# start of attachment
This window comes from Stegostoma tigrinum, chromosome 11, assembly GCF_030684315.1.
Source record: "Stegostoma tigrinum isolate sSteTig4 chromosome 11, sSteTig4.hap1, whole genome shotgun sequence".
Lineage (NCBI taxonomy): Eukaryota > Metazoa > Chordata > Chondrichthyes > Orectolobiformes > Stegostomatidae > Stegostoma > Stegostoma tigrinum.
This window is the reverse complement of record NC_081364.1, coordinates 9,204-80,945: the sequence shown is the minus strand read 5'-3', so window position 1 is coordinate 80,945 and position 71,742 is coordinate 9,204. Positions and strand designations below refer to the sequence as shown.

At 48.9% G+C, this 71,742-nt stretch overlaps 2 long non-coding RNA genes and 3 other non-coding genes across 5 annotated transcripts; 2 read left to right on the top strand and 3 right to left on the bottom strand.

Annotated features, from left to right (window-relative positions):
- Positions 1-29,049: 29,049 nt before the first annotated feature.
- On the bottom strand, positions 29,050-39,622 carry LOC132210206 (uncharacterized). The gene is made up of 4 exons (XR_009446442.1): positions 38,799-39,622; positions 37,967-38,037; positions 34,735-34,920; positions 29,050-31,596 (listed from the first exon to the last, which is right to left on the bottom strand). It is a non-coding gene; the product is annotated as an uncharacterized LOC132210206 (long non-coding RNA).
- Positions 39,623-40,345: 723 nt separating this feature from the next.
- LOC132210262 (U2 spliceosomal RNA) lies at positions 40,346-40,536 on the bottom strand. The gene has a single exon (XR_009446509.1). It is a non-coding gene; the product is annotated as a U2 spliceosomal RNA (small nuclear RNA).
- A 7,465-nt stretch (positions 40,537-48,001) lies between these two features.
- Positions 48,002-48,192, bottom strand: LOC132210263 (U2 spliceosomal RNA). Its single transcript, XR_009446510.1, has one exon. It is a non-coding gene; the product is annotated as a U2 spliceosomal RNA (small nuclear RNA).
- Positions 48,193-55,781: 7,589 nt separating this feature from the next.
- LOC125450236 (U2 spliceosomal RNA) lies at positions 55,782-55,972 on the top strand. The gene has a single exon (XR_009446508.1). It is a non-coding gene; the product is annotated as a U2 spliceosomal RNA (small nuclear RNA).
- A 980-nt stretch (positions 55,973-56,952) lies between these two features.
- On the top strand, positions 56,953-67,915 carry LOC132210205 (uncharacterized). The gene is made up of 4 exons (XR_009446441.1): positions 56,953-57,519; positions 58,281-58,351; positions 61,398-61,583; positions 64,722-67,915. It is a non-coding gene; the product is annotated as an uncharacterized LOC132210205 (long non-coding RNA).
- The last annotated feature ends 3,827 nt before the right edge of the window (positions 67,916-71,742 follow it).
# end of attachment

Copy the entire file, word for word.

This window comes from Stegostoma tigrinum, chromosome 11, assembly GCF_030684315.1.
Source record: "Stegostoma tigrinum isolate sSteTig4 chromosome 11, sSteTig4.hap1, whole genome shotgun sequence".
Lineage (NCBI taxonomy): Eukaryota > Metazoa > Chordata > Chondrichthyes > Orectolobiformes > Stegostomatidae > Stegostoma > Stegostoma tigrinum.
This window is the reverse complement of record NC_081364.1, coordinates 9,204-80,945: the sequence shown is the minus strand read 5'-3', so window position 1 is coordinate 80,945 and position 71,742 is coordinate 9,204. Positions and strand designations below refer to the sequence as shown.

At 48.9% G+C, this 71,742-nt stretch overlaps 2 long non-coding RNA genes and 3 other non-coding genes across 5 annotated transcripts; 2 read left to right on the top strand and 3 right to left on the bottom strand.

Annotated features, from left to right (window-relative positions):
- Positions 1-29,049: 29,049 nt before the first annotated feature.
- On the bottom strand, positions 29,050-39,622 carry LOC132210206 (uncharacterized). The gene is made up of 4 exons (XR_009446442.1): positions 38,799-39,622; positions 37,967-38,037; positions 34,735-34,920; positions 29,050-31,596 (listed from the first exon to the last, which is right to left on the bottom strand). It is a non-coding gene; the product is annotated as an uncharacterized LOC132210206 (long non-coding RNA).
- Positions 39,623-40,345: 723 nt separating this feature from the next.
- LOC132210262 (U2 spliceosomal RNA) lies at positions 40,346-40,536 on the bottom strand. The gene has a single exon (XR_009446509.1). It is a non-coding gene; the product is annotated as a U2 spliceosomal RNA (small nuclear RNA).
- A 7,465-nt stretch (positions 40,537-48,001) lies between these two features.
- Positions 48,002-48,192, bottom strand: LOC132210263 (U2 spliceosomal RNA). Its single transcript, XR_009446510.1, has one exon. It is a non-coding gene; the product is annotated as a U2 spliceosomal RNA (small nuclear RNA).
- Positions 48,193-55,781: 7,589 nt separating this feature from the next.
- LOC125450236 (U2 spliceosomal RNA) lies at positions 55,782-55,972 on the top strand. The gene has a single exon (XR_009446508.1). It is a non-coding gene; the product is annotated as a U2 spliceosomal RNA (small nuclear RNA).
- A 980-nt stretch (positions 55,973-56,952) lies between these two features.
- On the top strand, positions 56,953-67,915 carry LOC132210205 (uncharacterized). The gene is made up of 4 exons (XR_009446441.1): positions 56,953-57,519; positions 58,281-58,351; positions 61,398-61,583; positions 64,722-67,915. It is a non-coding gene; the product is annotated as an uncharacterized LOC132210205 (long non-coding RNA).
- The last annotated feature ends 3,827 nt before the right edge of the window (positions 67,916-71,742 follow it).